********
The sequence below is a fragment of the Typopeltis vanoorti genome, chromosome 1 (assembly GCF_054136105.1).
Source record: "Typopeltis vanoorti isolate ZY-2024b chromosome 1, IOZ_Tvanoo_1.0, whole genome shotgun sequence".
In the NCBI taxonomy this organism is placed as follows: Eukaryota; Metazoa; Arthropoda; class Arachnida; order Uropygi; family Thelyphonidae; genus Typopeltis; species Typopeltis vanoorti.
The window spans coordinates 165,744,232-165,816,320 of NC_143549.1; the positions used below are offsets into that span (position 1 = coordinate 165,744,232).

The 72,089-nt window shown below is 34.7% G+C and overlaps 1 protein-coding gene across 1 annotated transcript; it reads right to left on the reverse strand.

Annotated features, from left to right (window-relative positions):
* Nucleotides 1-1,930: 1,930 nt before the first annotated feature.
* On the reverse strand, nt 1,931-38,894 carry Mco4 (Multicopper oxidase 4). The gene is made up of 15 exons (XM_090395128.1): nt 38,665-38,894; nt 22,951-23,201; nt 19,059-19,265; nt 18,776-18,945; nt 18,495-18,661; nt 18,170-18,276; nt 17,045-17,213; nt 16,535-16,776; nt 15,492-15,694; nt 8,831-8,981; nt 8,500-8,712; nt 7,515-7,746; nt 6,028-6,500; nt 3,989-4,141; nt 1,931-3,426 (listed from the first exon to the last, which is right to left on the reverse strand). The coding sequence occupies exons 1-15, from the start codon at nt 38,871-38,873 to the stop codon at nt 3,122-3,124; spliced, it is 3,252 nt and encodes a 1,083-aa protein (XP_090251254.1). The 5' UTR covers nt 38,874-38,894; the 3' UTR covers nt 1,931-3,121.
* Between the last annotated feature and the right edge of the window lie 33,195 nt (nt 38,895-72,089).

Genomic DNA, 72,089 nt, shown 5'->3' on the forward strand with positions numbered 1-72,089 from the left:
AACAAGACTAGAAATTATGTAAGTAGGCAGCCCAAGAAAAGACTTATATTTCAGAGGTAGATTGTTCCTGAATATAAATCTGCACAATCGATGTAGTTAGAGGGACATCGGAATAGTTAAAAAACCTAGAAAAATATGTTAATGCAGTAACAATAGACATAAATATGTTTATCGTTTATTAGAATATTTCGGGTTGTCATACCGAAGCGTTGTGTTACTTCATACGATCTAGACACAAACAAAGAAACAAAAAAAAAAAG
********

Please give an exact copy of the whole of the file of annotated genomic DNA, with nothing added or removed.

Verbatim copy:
The sequence below is a fragment of the Typopeltis vanoorti genome, chromosome 1 (assembly GCF_054136105.1).
Source record: "Typopeltis vanoorti isolate ZY-2024b chromosome 1, IOZ_Tvanoo_1.0, whole genome shotgun sequence".
In the NCBI taxonomy this organism is placed as follows: Eukaryota; Metazoa; Arthropoda; class Arachnida; order Uropygi; family Thelyphonidae; genus Typopeltis; species Typopeltis vanoorti.
The window spans coordinates 165,744,232-165,816,320 of NC_143549.1; the positions used below are offsets into that span (position 1 = coordinate 165,744,232).

The 72,089-nt window shown below is 34.7% G+C and overlaps 1 protein-coding gene across 1 annotated transcript; it reads right to left on the reverse strand.

Annotated features, from left to right (window-relative positions):
* Nucleotides 1-1,930: 1,930 nt before the first annotated feature.
* On the reverse strand, nt 1,931-38,894 carry Mco4 (Multicopper oxidase 4). The gene is made up of 15 exons (XM_090395128.1): nt 38,665-38,894; nt 22,951-23,201; nt 19,059-19,265; nt 18,776-18,945; nt 18,495-18,661; nt 18,170-18,276; nt 17,045-17,213; nt 16,535-16,776; nt 15,492-15,694; nt 8,831-8,981; nt 8,500-8,712; nt 7,515-7,746; nt 6,028-6,500; nt 3,989-4,141; nt 1,931-3,426 (listed from the first exon to the last, which is right to left on the reverse strand). The coding sequence occupies exons 1-15, from the start codon at nt 38,871-38,873 to the stop codon at nt 3,122-3,124; spliced, it is 3,252 nt and encodes a 1,083-aa protein (XP_090251254.1). The 5' UTR covers nt 38,874-38,894; the 3' UTR covers nt 1,931-3,121.
* Between the last annotated feature and the right edge of the window lie 33,195 nt (nt 38,895-72,089).

Genomic DNA, 72,089 nt, shown 5'->3' on the forward strand with positions numbered 1-72,089 from the left:
AACAAGACTAGAAATTATGTAAGTAGGCAGCCCAAGAAAAGACTTATATTTCAGAGGTAGATTGTTCCTGAATATAAATCTGCACAATCGATGTAGTTAGAGGGACATCGGAATAGTTAAAAAACCTAGAAAAATATGTTAATGCAGTAACAATAGACATAAATATGTTTATCGTTTATTAGAATATTTCGGGTTGTCATACCGAAGCGTTGTGTTACTTCATACGATCTAGACACAAACAAAGAAACAAAAAAAAAAAG